I think my comment may have been a bit misunderstood. I did/do not intend to place the Apocrypha/Deuterocanon at the same level as Scripture. It’s not. However, it is useful for “word studies“—to put it overly-simplistically. Knowing how a given word is used in this body of work may provide clues to meanings of rarely-used words in the NT.

        And, for the record, I reject the (1st) Book of Enoch (there are 3 ‘Enoch’s in the pseudepigrapha) as canonical. There is evidence of later Christian interpolation in the Similitudes (chapters 37–71). In other words, (1st) Enoch is a composite work. Moreover, even though Jude quotes from it (slightly differently, exchanging “Lord” [kyrios) for “God” [theos] for Christological reasons], this is no basis for canonization. By analogy, in a few different places Paul quotes from Greek poets (Titus 1:12, e.g.), but this scarcely means the poets’ works are Canon! (I’m not suggesting you don’t know any or all of this; I’m only posting for the record and for any interested readers.)

        I initially missed the sources at the bottom, except the proclaimthegospel.org link. I happened to be right in front of my computer when you first posted this article—by chance, did you add the other links just after you initially posted? Otherwise, I’m baffled at how I missed them! But now I see the link to Kruger (4th one down), and I see he refers to his Question of Canon in the post.


      • Hi Craig, Thank you for clarifying. I personally didn’t think you were placing the Apocrypha/Deuterocanon at the same level as Scripture, but it never hurts to clarify, just in case. I did add some links at the bottom after the initial post and I have since updated them by adding additional links. Aside from the normal reasons given there is one link where Jesus indicated what He counted as the Old Testament Scriptures that pertain to the first and last of the prophets. This is the link I noticed that in: https://www.str.org/w/should-the-apocrypha-be-in-the-bible- One doesn’t see this very often, or at least I haven’t noticed it. If you have thoughts on this particular observation, I would love to hear it. So you can relax, you’re not losing it yet! Thanks once again, Craig. Much appreciated. Blessings!


      • Well, I’d lost it a long time ago! But, I’m glad to know I’m no worse than I was–now that you confirmed my thoughts that you added links after I initially viewed the article.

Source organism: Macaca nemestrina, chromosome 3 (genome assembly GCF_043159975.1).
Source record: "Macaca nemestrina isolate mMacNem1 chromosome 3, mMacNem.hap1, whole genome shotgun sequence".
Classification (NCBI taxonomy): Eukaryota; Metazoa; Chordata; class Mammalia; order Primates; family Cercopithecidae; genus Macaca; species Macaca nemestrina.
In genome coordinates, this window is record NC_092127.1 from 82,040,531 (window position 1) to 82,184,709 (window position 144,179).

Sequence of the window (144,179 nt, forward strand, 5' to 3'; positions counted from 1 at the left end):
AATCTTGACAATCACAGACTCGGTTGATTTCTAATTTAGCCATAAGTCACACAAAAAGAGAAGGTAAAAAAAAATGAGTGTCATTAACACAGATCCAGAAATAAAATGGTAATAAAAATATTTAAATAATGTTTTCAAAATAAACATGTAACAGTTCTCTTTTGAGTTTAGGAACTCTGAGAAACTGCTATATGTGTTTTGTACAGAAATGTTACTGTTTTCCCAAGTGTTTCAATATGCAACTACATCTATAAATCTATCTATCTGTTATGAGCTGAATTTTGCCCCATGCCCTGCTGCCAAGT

I was familiar with the Tanakh ordering being different than the “OT” (and the LXX), but I was not aware of the way Jesus’ words effectively opened and closed the books of the Tanakh in Luke 11:49–51.

        In fact, in my current project I am working through the “OT” by Tanakh ordering in pursuit of my as-yet-unknown conclusion. However, evidence may convince me to use the LXX ordering instead.

        As an aside, the LXX is somewhat of an enigma to me. By all appearances, the works are either (a) translated from the Hebrew of the Tanakh to Greek by Jewish scholars or (b) new works written originally in Greek by this same group of Jewish scholars. Yet, the ordering differs from the Tanakh (the Pentateuch is first, though, mirroring the Tanakh) and our “OT”. More specifically, some of the apocryphal works are interspersed between Biblical/Tanakhian books, while others are appended.


      • Hi Craig, Interesting! Do you have a tentative timeline on when you will be finished with this current project of yours? I’d be interested in what conclusion you come to. Blessings brother.


  2. Thanks for this information. Just a couple of days ago, someone was telling me that men decided which books to include in the Bible. They had a book for me to read. I said I wasn’t interested because I knew the Bible was God’s Word.(Period. End of discussion.) How amazing is the Lord?! This wonderful post showed up this morning! God bless you, Bruce! Thank you for sharing with us a wealth of resources!


  3. Excellent and informative post, Bruce. I read through the Apocrypha many years ago, and enjoyed it as I found it to be entertaining, and for me, that was the scope of it. All throughout its books were unbiblical thoughts, ideas, and notions which clearly disqualified them from being inspired.

    As I said, very entertaining, even silly at times, but not inspired. (Although I will say that 1 Maccabees has some good historical material.)


Comments are closed.